or do not know

that there are men and women


with no today or tomorrow

who can only look upwards

at a slice of sky sometimes.

You have no idea how

I envy them, my comrades, who can at least take one step

at the bottom of this concrete hole.


It was you who erected those facades of lies

telling all that I had bloody claws

and cruel fangs

with a mouth that vomited the fire of all heresies…

They loved me and admired me

women and children kissed me

and all their Marxist philosophy could not stop them.

Neither class struggle

nor membership in the young Communist League

nor the terror of political police

could stop them

They had to convoke assemblies

to demand that I be hated

to forbid that I be kissed

or even greeted with a “Good morning”.

Threats and terror had to be loosed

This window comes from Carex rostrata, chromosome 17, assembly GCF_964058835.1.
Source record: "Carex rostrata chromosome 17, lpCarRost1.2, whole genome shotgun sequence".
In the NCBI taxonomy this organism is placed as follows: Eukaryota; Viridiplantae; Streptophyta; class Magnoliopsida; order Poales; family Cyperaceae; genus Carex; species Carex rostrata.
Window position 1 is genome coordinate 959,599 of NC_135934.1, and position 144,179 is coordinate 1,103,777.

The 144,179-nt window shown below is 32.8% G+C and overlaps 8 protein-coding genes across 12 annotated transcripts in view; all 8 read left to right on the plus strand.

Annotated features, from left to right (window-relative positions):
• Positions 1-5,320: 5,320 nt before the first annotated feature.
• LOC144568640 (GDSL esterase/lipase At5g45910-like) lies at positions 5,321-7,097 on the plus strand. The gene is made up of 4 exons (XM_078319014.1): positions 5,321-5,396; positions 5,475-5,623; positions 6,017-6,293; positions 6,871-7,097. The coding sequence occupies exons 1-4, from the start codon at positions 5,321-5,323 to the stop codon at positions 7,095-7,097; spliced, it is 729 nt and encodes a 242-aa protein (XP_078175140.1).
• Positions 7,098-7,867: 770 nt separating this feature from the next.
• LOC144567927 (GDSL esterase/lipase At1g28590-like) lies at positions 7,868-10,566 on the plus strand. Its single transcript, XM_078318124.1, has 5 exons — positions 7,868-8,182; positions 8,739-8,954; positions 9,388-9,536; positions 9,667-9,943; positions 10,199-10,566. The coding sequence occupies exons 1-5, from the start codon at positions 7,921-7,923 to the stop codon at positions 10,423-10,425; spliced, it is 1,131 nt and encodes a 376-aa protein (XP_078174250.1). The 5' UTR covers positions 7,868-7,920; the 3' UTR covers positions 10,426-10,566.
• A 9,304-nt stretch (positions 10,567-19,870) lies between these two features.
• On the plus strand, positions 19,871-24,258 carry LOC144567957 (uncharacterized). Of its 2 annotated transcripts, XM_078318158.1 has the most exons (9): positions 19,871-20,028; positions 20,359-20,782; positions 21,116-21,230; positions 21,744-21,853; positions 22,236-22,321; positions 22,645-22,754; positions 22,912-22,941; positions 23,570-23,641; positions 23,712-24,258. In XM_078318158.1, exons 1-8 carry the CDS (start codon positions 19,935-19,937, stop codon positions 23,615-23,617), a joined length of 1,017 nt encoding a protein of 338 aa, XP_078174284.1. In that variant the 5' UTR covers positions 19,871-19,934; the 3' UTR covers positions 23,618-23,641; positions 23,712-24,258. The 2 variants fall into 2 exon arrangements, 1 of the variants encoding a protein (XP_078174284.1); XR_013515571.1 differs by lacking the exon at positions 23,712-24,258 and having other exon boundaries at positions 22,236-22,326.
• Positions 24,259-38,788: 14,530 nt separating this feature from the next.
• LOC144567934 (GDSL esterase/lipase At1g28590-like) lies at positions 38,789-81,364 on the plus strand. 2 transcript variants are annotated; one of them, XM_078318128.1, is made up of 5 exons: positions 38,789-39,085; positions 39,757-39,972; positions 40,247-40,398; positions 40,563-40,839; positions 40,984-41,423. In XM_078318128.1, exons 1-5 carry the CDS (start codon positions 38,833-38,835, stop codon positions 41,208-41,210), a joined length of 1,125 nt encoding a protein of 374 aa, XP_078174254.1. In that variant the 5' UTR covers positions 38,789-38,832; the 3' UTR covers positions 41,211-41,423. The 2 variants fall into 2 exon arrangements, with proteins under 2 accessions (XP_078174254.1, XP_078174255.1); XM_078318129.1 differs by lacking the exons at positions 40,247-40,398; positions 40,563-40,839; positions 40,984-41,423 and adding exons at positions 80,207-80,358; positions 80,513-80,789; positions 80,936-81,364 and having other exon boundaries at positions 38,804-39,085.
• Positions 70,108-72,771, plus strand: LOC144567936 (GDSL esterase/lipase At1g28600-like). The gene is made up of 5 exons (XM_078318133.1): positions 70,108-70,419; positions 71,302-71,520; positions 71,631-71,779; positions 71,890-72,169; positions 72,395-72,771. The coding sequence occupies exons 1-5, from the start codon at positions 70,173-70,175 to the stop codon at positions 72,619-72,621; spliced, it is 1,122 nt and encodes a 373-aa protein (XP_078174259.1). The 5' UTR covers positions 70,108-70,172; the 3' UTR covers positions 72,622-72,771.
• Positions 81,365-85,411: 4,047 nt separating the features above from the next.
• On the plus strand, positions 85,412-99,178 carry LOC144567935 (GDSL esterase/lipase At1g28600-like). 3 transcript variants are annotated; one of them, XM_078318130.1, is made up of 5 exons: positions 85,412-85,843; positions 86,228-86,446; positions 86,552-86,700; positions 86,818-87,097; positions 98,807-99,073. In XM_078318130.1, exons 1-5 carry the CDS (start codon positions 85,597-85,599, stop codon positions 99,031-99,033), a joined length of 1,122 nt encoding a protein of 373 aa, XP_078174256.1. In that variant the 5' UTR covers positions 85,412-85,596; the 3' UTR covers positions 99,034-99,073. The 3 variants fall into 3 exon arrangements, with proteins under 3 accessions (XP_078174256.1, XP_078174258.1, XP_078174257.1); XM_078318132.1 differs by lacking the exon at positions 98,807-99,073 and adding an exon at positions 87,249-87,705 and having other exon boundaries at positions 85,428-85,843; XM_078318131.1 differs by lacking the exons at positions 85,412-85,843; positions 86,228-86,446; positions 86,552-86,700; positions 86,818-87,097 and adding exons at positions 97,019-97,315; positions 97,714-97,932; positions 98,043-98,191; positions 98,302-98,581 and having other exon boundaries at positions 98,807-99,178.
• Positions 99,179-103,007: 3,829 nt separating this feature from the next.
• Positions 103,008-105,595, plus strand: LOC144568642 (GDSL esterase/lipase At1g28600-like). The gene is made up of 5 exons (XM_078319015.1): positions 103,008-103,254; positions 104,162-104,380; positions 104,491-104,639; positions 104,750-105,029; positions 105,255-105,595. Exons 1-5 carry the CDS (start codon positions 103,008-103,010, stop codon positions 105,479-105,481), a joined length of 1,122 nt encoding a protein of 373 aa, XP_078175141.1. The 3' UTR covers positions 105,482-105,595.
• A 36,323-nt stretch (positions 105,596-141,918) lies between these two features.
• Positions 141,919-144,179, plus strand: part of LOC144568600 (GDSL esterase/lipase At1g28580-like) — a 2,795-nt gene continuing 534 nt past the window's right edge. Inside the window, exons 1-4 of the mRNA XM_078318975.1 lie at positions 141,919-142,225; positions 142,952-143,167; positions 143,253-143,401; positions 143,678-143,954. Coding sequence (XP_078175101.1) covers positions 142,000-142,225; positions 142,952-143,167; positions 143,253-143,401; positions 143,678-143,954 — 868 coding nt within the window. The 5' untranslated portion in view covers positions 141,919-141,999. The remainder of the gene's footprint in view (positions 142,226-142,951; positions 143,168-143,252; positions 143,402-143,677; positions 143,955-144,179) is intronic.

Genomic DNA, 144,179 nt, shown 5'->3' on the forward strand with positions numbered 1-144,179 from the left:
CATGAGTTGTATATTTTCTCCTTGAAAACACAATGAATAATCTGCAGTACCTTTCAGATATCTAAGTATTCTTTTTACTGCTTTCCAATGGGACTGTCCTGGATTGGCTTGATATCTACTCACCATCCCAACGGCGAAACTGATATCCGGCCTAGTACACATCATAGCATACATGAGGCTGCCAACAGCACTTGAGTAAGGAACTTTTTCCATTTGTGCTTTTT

against those who might come near.

That’s why, once again, they had to isolate me …


  • Armando Valladares

    Armando Valladares is a Cuban poet, diplomat, and human rights activist. In 1962, he was arrested by the Cuban government for protesting communism, leading Amnesty International to name him a prisoner of conscience. Following his release in 1982, he wrote a book detailing his allegations of torture at the hands of the Cuban government, and was appointed by U.S. President Ronald Reagan to serve as the United States Ambassador to the United Nations Commission on Human Rights.